In the ninety-five years since they fought for and won the right to vote, women in the United States have made leaps and bounds towards equality in not only the workplace, but in the social sphere as well.
In fact, studies show that, although they still earn less than their male counterparts, millennial women are more educated than men.
Though knowledge and education have certainly given women more freedom and independence, one educator seems to believe that they are not the key to greater happiness.
SEE ALSO: How the U.N. is falling short on fighting for women's rights
Blanche Girouard, a religious studies teacher at the pricey St Paul's Girls' Private School, suggested in an article for The Oldie magazine that she laments the passing of the era where "everything seemed to be geared towards marriage" and "parents really didn't seem to care about girls' educations."
%shareLinks-quote="Not so long ago parents didn't bother to educate their daughters, who had more fun as a result." type="quote" author="Blanche Girouard" authordesc="" isquoteoftheday="false"%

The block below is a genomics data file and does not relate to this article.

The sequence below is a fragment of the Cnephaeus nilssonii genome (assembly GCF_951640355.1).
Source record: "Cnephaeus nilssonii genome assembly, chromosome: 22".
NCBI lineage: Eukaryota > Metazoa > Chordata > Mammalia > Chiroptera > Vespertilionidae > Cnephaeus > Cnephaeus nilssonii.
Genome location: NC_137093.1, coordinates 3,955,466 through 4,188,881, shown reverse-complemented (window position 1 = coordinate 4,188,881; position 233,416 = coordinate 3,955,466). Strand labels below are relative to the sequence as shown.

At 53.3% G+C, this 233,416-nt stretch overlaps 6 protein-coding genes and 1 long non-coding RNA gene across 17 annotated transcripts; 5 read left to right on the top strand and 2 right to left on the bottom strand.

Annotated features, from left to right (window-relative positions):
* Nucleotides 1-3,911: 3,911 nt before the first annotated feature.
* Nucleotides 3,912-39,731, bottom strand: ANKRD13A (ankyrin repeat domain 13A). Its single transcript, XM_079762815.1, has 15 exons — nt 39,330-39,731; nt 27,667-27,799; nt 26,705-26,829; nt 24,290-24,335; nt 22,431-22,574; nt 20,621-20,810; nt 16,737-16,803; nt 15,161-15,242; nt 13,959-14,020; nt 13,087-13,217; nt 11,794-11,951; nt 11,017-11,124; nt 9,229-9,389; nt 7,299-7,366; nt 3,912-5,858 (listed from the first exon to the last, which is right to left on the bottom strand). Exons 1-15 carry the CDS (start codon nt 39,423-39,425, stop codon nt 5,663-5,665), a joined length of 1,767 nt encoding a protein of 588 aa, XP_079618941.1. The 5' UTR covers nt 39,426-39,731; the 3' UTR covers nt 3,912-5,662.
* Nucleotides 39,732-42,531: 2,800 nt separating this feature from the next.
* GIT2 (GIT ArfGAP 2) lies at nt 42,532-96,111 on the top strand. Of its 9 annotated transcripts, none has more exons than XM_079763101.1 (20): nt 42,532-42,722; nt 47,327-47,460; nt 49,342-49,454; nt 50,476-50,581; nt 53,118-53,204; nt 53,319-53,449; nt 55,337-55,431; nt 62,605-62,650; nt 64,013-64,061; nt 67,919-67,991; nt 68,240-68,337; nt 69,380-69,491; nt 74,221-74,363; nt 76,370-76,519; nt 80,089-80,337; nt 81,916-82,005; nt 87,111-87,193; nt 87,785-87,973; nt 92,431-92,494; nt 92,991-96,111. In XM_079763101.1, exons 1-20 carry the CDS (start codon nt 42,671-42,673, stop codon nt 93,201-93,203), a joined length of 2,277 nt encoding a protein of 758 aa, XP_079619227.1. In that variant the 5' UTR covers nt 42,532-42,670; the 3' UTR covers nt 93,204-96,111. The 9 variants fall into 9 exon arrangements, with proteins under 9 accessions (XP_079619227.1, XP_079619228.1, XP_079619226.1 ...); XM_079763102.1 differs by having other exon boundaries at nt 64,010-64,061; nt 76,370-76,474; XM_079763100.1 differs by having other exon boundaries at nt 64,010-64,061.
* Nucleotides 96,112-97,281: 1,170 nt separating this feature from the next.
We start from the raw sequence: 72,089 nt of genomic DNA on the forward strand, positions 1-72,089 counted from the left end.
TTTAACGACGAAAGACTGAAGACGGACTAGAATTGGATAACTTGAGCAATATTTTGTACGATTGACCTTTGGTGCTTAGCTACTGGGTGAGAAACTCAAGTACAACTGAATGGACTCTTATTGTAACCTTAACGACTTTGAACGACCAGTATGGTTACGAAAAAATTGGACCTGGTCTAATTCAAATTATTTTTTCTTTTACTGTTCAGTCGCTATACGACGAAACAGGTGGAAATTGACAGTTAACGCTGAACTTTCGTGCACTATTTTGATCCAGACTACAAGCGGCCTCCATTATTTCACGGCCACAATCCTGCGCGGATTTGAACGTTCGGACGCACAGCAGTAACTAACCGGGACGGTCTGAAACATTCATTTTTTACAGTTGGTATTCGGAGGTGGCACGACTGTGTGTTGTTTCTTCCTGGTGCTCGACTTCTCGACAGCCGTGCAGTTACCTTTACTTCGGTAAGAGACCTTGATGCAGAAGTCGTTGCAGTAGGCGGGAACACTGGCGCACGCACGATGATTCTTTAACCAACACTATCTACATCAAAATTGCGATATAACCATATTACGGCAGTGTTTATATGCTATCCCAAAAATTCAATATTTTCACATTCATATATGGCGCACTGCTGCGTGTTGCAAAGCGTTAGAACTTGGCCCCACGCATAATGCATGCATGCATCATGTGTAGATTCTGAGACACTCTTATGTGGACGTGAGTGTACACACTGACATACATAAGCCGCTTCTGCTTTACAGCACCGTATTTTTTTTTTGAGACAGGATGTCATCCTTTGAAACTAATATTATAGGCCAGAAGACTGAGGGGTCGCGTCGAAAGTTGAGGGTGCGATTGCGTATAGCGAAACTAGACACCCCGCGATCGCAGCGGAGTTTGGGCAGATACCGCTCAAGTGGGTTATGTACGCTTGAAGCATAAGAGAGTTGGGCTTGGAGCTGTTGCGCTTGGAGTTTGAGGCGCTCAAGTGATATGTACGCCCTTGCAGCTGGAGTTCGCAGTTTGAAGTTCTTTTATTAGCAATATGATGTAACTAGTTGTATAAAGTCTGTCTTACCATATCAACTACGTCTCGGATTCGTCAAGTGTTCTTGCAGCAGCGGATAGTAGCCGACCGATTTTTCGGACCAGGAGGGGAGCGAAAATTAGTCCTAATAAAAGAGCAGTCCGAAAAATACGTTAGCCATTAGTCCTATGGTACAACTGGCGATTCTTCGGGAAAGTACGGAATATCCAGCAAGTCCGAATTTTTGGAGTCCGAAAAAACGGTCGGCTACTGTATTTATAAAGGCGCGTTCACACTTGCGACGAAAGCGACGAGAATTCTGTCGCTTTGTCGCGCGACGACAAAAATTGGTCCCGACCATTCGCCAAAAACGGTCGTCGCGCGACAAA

Although Girouard acknowledges that "it seems heinous that parents had such limited ambition for their bright daughters," she added that there were still "aspects of that era that are enviable," arguing that "something has gone wrong with education."
%shareLinks-quote="Today's girls aren't going on nature walks or learning poetry off by heart, they're cramming their heads full of facts. " type="quote" author="Blanche Girouard" authordesc="" isquoteoftheday="false"%
Girouard said "It's time we backed off and gave today's girls the time and space to work out what they actually want. Happiness and success don't turn on A*s and a place at Oxford."
Although Girouard may just be saying that girls should be encouraged to explore their options rather than pushed towards strictly academic paths, parents with children at the school are still speaking out, criticizing her views as "old-fashioned".
"I don't worry about my daughter having too much pressure in a school situation," said one anonymous mother, brushing off the seemingly misogynistic comments in support of her academically-geared daughter. "My girl loves being in that environment."
Right on, mom.
For an extra dose of girl power, check out how these women are fighting for their rights across the globe:
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